Hotel Last Frontier
Highway 91
1942 - 1959
Hotel Last Frontier
Photo from the Mark Englebretson Collection
Hotel Last Frontier
Photo from the Mark Englebretson Collection

Audrey Welshans
Grade 2

Pam Goertler
Grade 2

James Campiglia
Grade 2

Doug Deems
Grade 2

The second hotel on the strip
Late in 1941, Texas millionaire R.E. Griffith and his nephew Bill Moore were planning to build a new hotel in Deming, New Mexico. The hotel was to be called Last Frontier. While on a trip west, to buy equipment for the new hotel, they stopped to rest at El Rancho Vegas. Seeing the success that Tommy Hull was enjoying, they canceled their plans for the new hotel in New Mexico, deciding instead that their hotel should be built on Highway 91, about a mile south of the El Rancho Vegas.

Starting construction in 1941 meant working within wartime restrictions. New construction was supposed to be limited to projects for the war effort. But...the war effort exempted anyone who could prove that they had the materials before the restrictions went into effect. Submitting a list of material, Griffith and Moore were able to prove they already had the materials. The catch was, the War Board had the authority to commandeer the materials for the war effort, and the list told them exactly what was available. They came to the hotel construction site, and seized virtually all of Griffith and Moore's electrical materials.

Undaunted, Moore bought a couple of old mines and stripped the wiring and conduit out of them. To conserve materials Moore, an architect, incorporated the existing 91 Club (formerly the Pair-O-Dice) into his building plans. He bought the bar and the French beveled glass barroom entrance out of the historic Arizona Club and used them in the new hotel. Griffith and Moore were able to open their 100-room hotel on October 29, 1942.

R.E. Griffith, who had built and run a chain of movie theaters in the South, used his theatrical connections to bring in stars to entertain the guests at the Last Frontier. Tommy Hull, from the El Rancho Vegas, would go to the Last Frontier and approach their entertainers, sometimes offering them double the salary to perform at the El Rancho Vegas. In a similar vein, Griffith and Moore lured many of Tommy Hull's casino employees to work for them.

Griffith died less than a year after the Last Frontier opened.


The Last Frontier Village was an authentic recreation of an old Western town during gold rush days. The Village was created on the grounds of Hotel Last Frontier in 1951, using historic buildings from around the state. Robert "Doby Doc" Caudill was a collector of Western memorabilia. After 35 years of collecting, he had 946 tons of relics, stored in two warehouses in Elko. Bill Moore purchased most of those relics, and under his guidance, they became part of the Last Frontier Village.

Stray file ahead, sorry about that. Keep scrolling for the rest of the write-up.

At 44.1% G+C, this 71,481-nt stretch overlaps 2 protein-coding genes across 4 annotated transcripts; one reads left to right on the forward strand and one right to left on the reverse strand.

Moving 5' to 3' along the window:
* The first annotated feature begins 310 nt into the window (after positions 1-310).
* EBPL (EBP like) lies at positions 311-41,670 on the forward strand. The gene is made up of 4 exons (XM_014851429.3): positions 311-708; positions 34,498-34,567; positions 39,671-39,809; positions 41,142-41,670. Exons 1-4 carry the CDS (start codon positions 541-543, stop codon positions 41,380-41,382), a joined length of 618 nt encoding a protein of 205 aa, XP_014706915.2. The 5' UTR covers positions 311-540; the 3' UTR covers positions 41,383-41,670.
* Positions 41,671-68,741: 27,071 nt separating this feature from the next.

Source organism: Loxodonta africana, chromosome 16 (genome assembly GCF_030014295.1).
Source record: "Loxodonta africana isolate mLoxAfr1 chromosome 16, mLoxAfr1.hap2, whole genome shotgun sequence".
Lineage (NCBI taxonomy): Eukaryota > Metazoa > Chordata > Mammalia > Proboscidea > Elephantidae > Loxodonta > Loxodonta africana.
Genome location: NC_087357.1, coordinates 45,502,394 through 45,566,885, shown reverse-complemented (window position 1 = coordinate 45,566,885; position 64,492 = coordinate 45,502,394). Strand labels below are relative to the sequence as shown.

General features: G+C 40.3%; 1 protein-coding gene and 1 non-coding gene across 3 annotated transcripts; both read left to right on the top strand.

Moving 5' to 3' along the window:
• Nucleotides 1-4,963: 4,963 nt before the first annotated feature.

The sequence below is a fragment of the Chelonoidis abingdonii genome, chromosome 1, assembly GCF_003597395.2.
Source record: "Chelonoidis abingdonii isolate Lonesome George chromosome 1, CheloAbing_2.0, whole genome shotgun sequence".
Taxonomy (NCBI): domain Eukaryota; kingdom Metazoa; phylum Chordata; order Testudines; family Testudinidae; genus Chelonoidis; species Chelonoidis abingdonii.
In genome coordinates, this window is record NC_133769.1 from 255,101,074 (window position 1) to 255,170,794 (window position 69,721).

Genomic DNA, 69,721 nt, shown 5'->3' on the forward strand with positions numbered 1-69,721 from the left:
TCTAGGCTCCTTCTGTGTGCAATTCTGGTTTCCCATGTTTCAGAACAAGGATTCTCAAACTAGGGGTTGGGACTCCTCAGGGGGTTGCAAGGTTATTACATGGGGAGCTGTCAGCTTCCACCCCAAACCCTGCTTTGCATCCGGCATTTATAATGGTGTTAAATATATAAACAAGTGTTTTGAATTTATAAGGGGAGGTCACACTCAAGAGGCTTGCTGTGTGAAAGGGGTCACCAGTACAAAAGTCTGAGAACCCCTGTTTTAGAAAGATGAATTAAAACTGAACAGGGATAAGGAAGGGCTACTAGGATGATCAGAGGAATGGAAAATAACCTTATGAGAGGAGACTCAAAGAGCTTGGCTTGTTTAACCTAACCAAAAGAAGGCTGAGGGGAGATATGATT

Joss House: The Chinese Church, which was built in Elko in the 1860's, was the oldest Joss House left in the United States. It was built to serve the thousands of Chinese who worked to build the first railroad to cross the United States.

Schoolhouse: When Bing Crosby purchased the Kerns Ranch in Northern Elko County, there was a log schoolhouse, with a sod roof, on the property. Bing donated it to the Last Frontier Village, and it was moved, intact, to the property.

Tuscarora Jail: The jail was built in 1870 by nailing 3 thicknesses of boards together. Leg chains were attached to the walls for anyone who needed extra restraint. A prisoner once attempted to burn his way out of the jail, but only succeeded in charring the walls, and he died in the attempt. Note: This jail is currently located at the Clark County Heritage Museum, on Boulder Highway. You can tour this and other historic buildings on the property.

Bird Cage Theater: This was the first building constructed in Clark County (which was then Lincoln County), by a Mr. Ronnow who was in the freighting business. It was later remodeled into a small theater.

Shops: There were several shops available for the tourists, including a cactus shop, lapidary, handwork gift shop, ceramic shop, women's dress shop, men's clothing, Western apparel, and a Sweet Shop (which is also currently at the Clark County Heritage Museum).

Little Church of the West: This wedding chapel was built as an exact replica, at one-half scale, of a famous church in Columbia, CA. The original dated back to the gold rush days of 1849. The Las Vegas version of the church became known as the "Wedding place of the stars", hosting the nuptials for stars such as Betty Hutton, Fernando Lamas and Arlene Dahl, David Cassidy and Kay Lenz, Angelina Jolie and Billy Bob Thorton. Non-stars get married there, too...including George and Pam Goertler, in 2000!

Frank Lonteen
Grade 2
First published in the Casino Chip and Token News Magazine, Volume 20, Summer 2007 issue.

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